Coastal Plain Research Institute on its way

Alanna Navin

Georgia Southern University will soon be welcoming a new research institute, which will be focusing on coastal plain region.

The new institute will house research that focuses on the natural resources of the coastal plain as well as direct human impact, Dr. Daniel Gleason, professor of biology, said.

The new institute will be looking at the region southeast of the fault line that runs from Augusta through Macon and into Columbus. The fault line represents the ancient Georgia coastline, Gleason said.

The fault line is composed of a mixture of sedimentary rock that developed during the Cretaceous period.

“The geology and the biology above the fault line and below the fault line are very different. Down here we have a very different environment than in north Georgia like you see when you get up around Atlanta,” Gleason said.

The research initiative is pretty important considering GSU is near Savannah and Tybee Island and that many people love the coastal areas, Eli O’Cain, senior biology major said.

O’Cain’s research focuses on the effects of boat docks on salt marsh invertebrates.

“I’m really interested in how humans affect coastal ecosystems and how we can reduce our impact,” O’Cain said.

“There are really no major universities in this region that are really involved in research, really concerned about the natural resources of this region. So we thought we would fill that niche,” Gleason said.

GSU is starting to get some competition from other institutions in the surrounding regions, such as the University of North Florida and Coastal Carolina University’s expanding coastal research branch, Gleason said.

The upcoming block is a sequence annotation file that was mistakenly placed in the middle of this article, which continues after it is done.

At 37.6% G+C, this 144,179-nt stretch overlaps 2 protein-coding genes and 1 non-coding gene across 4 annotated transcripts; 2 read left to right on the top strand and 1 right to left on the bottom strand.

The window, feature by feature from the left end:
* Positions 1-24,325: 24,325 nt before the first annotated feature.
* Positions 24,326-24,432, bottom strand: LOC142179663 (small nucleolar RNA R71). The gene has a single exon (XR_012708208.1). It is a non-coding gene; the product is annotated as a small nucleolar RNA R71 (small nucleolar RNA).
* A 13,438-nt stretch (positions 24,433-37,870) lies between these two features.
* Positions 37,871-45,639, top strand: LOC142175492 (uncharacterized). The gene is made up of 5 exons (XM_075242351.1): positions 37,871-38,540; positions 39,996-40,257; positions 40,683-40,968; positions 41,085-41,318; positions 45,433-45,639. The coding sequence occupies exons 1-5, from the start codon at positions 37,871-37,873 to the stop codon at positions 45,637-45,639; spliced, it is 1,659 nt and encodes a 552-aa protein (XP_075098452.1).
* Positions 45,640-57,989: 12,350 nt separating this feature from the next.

“If there are natural resource issues that are important to this region, we want people to come to us instead of, let’s say, UGA or Georgia Tech,” Gleason said.

“Hopefully it will foster opportunities for students and also faculty,” Gleason said.

Recently, other founders of the institute just developed a memorandum of understanding, known as a MOU, with the Environmental Protection Agency (EPA) in Atlanta. That MOU will provide internships for students and bring collaborative research opportunities for faculty, possibly some grants, Gleason said.

“It’s great for students because they will be able to go and spend a summer working at the EPA, those that have an interest in the environmental aspects,” Gleason said.

The new research institute will bring together faculty from multiple disciplines here at GSU such as biology, chemistry, geology, geography and public health. Together they will be focusing on the coastal plain geographic area, Gleason said.

“We want it to be a very interdisciplinary group,” Gleason said.

Currently, there is an active search looking for a director for the coastal plain research. One should be in place this coming summer. Once a director is in place the institute will really begin to develop, Gleason said.

Gleason said, “We’ve got good faculty, good students. We have graduate students that do high quality work.”